Home sales rise in December
A private research group's monthly forecast of economic activity rose unexpectedly in December, mostly because the flood of federal bailouts increased the money supply.
Separately, existing home sales rose 6.5 percent in December to an annual rate of 4.74 million units, as the median home sales price plunged to $175,400, down 15.3 percent from $207,000 a year ago. The decline is the largest year-over-year drop on records going back to 1968.
The New York-based Conference Board's monthly forecast of economic activity increased 0.3 percent in December. Economists surveyed by Thomson Reuters had expected a 0.3 percent decline.
The group's index of leading economic indicators had fallen 0.4 percent in November and a revised 1.0 percent in October.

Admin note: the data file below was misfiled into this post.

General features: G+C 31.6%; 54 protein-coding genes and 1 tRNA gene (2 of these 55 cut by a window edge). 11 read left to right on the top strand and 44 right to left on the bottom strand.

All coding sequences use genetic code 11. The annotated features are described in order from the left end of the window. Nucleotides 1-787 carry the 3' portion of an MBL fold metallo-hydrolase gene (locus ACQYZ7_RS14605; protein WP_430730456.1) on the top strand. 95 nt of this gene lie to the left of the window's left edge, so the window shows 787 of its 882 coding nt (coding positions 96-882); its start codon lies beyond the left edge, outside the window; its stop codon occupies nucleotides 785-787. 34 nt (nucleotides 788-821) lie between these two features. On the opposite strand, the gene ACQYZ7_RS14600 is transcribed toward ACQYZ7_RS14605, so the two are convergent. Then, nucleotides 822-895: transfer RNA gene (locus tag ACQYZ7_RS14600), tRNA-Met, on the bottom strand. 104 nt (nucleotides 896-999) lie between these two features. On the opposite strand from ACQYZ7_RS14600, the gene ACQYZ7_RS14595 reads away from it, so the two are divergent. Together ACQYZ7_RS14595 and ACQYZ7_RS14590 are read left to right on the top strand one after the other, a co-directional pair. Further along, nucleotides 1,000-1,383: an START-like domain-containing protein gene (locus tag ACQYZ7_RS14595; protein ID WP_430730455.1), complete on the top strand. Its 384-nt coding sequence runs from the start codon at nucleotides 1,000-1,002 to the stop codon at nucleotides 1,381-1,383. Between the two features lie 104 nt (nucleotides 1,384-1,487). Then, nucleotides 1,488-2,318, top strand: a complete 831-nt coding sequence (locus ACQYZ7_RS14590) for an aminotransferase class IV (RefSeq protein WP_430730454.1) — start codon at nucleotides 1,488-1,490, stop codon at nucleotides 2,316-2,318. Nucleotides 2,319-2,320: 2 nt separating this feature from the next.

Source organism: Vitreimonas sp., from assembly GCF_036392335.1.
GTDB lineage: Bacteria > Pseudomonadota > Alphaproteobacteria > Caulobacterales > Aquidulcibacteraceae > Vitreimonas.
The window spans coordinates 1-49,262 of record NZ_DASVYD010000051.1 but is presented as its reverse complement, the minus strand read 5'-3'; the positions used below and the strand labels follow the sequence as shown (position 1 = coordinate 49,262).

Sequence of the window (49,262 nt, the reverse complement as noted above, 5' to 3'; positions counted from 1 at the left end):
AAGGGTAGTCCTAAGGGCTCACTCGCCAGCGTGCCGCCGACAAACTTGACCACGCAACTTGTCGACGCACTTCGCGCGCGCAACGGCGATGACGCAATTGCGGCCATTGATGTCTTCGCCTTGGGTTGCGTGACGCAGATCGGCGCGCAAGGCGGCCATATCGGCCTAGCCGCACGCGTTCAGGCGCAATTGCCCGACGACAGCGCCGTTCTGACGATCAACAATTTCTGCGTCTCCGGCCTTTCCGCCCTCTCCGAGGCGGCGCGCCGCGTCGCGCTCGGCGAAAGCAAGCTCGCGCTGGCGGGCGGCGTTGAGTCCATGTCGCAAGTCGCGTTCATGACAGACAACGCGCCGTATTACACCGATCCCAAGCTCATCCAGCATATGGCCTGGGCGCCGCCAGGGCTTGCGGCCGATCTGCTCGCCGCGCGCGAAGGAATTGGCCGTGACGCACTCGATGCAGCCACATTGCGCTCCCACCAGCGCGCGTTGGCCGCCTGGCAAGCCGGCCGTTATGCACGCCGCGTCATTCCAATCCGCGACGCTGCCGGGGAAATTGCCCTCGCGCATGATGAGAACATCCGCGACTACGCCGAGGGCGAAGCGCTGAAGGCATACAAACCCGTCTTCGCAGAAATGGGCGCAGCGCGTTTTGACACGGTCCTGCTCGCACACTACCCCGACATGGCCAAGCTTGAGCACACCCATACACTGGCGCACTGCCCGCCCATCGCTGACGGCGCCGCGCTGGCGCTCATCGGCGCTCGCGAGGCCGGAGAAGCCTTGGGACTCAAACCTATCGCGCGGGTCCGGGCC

The index is designed to forecast economic activity in the next three to six months based on 10 economic components, including stock prices, building permits, average weekly manufacturing hours and initial claims for unemployment benefits.
With most components falling steeply, the Conference Board said unemployment could rise to 9 percent from 7.2 percent as the country remains in an intense recession through spring.
Job cut announcements continued Monday. Home Depot Inc. said it plans to eliminate 7,000 jobs while closing four dozen of its smaller home improvement stores. Sprint Nextel Corp. said it is eliminating about 8,000 positions as it seeks to cut annual costs by $1.2 billion.
The Conference Board's leading economic index is about 5.0 percent lower than its most recent peak in July 2007. Over the last six months, a separate Conference Board index has seen its largest decline since 1980.